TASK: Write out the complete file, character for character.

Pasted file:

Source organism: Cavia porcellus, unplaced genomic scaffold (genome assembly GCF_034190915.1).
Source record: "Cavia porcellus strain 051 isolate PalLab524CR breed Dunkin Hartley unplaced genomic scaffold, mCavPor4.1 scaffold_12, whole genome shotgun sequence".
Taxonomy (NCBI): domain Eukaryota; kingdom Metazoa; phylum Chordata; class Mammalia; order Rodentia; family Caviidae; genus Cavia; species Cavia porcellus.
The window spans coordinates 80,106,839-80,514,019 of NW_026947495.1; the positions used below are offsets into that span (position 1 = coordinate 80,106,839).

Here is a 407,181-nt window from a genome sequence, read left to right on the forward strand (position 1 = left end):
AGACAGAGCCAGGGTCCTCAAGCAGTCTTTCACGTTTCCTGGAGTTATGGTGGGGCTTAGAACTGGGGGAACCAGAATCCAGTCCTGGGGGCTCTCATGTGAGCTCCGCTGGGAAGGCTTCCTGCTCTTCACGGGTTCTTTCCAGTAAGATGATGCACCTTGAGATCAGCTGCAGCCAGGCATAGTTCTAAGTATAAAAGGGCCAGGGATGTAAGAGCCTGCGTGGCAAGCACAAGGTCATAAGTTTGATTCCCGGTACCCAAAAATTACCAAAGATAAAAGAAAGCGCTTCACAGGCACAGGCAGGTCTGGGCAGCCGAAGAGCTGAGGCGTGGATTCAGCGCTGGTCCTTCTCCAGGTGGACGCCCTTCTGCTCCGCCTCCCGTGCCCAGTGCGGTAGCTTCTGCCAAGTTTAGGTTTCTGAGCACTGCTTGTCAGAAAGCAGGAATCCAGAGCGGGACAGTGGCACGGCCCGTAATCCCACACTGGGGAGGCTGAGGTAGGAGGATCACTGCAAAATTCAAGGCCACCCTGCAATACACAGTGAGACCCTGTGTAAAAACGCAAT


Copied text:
Source organism: Cavia porcellus, unplaced genomic scaffold (genome assembly GCF_034190915.1).
Source record: "Cavia porcellus strain 051 isolate PalLab524CR breed Dunkin Hartley unplaced genomic scaffold, mCavPor4.1 scaffold_12, whole genome shotgun sequence".
Taxonomy (NCBI): domain Eukaryota; kingdom Metazoa; phylum Chordata; class Mammalia; order Rodentia; family Caviidae; genus Cavia; species Cavia porcellus.
The window spans coordinates 80,106,839-80,514,019 of NW_026947495.1; the positions used below are offsets into that span (position 1 = coordinate 80,106,839).

Here is a 407,181-nt window from a genome sequence, read left to right on the forward strand (position 1 = left end):
AGACAGAGCCAGGGTCCTCAAGCAGTCTTTCACGTTTCCTGGAGTTATGGTGGGGCTTAGAACTGGGGGAACCAGAATCCAGTCCTGGGGGCTCTCATGTGAGCTCCGCTGGGAAGGCTTCCTGCTCTTCACGGGTTCTTTCCAGTAAGATGATGCACCTTGAGATCAGCTGCAGCCAGGCATAGTTCTAAGTATAAAAGGGCCAGGGATGTAAGAGCCTGCGTGGCAAGCACAAGGTCATAAGTTTGATTCCCGGTACCCAAAAATTACCAAAGATAAAAGAAAGCGCTTCACAGGCACAGGCAGGTCTGGGCAGCCGAAGAGCTGAGGCGTGGATTCAGCGCTGGTCCTTCTCCAGGTGGACGCCCTTCTGCTCCGCCTCCCGTGCCCAGTGCGGTAGCTTCTGCCAAGTTTAGGTTTCTGAGCACTGCTTGTCAGAAAGCAGGAATCCAGAGCGGGACAGTGGCACGGCCCGTAATCCCACACTGGGGAGGCTGAGGTAGGAGGATCACTGCAAAATTCAAGGCCACCCTGCAATACACAGTGAGACCCTGTGTAAAAACGCAAT